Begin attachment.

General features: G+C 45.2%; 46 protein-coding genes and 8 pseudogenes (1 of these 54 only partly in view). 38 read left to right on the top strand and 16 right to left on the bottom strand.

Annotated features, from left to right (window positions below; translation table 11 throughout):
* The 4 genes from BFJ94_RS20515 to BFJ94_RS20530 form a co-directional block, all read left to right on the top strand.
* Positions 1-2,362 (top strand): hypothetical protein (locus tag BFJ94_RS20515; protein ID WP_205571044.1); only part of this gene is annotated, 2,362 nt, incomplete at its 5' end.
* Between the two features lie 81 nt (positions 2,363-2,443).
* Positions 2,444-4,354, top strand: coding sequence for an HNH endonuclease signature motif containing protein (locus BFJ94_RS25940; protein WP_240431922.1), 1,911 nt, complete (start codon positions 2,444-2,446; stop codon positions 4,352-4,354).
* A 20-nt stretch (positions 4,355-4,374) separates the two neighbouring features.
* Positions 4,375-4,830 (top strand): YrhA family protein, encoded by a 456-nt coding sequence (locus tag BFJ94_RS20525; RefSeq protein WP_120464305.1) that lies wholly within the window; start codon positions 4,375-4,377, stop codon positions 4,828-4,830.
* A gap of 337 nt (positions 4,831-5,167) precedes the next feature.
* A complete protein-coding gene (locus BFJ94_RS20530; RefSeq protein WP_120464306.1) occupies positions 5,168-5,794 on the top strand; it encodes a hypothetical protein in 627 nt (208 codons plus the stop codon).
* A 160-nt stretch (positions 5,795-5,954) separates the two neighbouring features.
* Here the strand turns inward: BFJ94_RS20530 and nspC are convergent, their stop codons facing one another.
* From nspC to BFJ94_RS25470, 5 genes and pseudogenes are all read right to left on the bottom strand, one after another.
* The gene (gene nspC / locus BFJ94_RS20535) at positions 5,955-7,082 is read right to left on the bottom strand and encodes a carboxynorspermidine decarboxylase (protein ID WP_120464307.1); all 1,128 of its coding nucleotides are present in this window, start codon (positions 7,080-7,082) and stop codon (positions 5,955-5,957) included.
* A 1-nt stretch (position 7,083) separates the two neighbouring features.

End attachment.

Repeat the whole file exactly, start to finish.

General features: G+C 45.2%; 46 protein-coding genes and 8 pseudogenes (1 of these 54 only partly in view). 38 read left to right on the top strand and 16 right to left on the bottom strand.

Annotated features, from left to right (window positions below; translation table 11 throughout):
* The 4 genes from BFJ94_RS20515 to BFJ94_RS20530 form a co-directional block, all read left to right on the top strand.
* Positions 1-2,362 (top strand): hypothetical protein (locus tag BFJ94_RS20515; protein ID WP_205571044.1); only part of this gene is annotated, 2,362 nt, incomplete at its 5' end.
* Between the two features lie 81 nt (positions 2,363-2,443).
* Positions 2,444-4,354, top strand: coding sequence for an HNH endonuclease signature motif containing protein (locus BFJ94_RS25940; protein WP_240431922.1), 1,911 nt, complete (start codon positions 2,444-2,446; stop codon positions 4,352-4,354).
* A 20-nt stretch (positions 4,355-4,374) separates the two neighbouring features.
* Positions 4,375-4,830 (top strand): YrhA family protein, encoded by a 456-nt coding sequence (locus tag BFJ94_RS20525; RefSeq protein WP_120464305.1) that lies wholly within the window; start codon positions 4,375-4,377, stop codon positions 4,828-4,830.
* A gap of 337 nt (positions 4,831-5,167) precedes the next feature.
* A complete protein-coding gene (locus BFJ94_RS20530; RefSeq protein WP_120464306.1) occupies positions 5,168-5,794 on the top strand; it encodes a hypothetical protein in 627 nt (208 codons plus the stop codon).
* A 160-nt stretch (positions 5,795-5,954) separates the two neighbouring features.
* Here the strand turns inward: BFJ94_RS20530 and nspC are convergent, their stop codons facing one another.
* From nspC to BFJ94_RS25470, 5 genes and pseudogenes are all read right to left on the bottom strand, one after another.
* The gene (gene nspC / locus BFJ94_RS20535) at positions 5,955-7,082 is read right to left on the bottom strand and encodes a carboxynorspermidine decarboxylase (protein ID WP_120464307.1); all 1,128 of its coding nucleotides are present in this window, start codon (positions 7,080-7,082) and stop codon (positions 5,955-5,957) included.
* A 1-nt stretch (position 7,083) separates the two neighbouring features.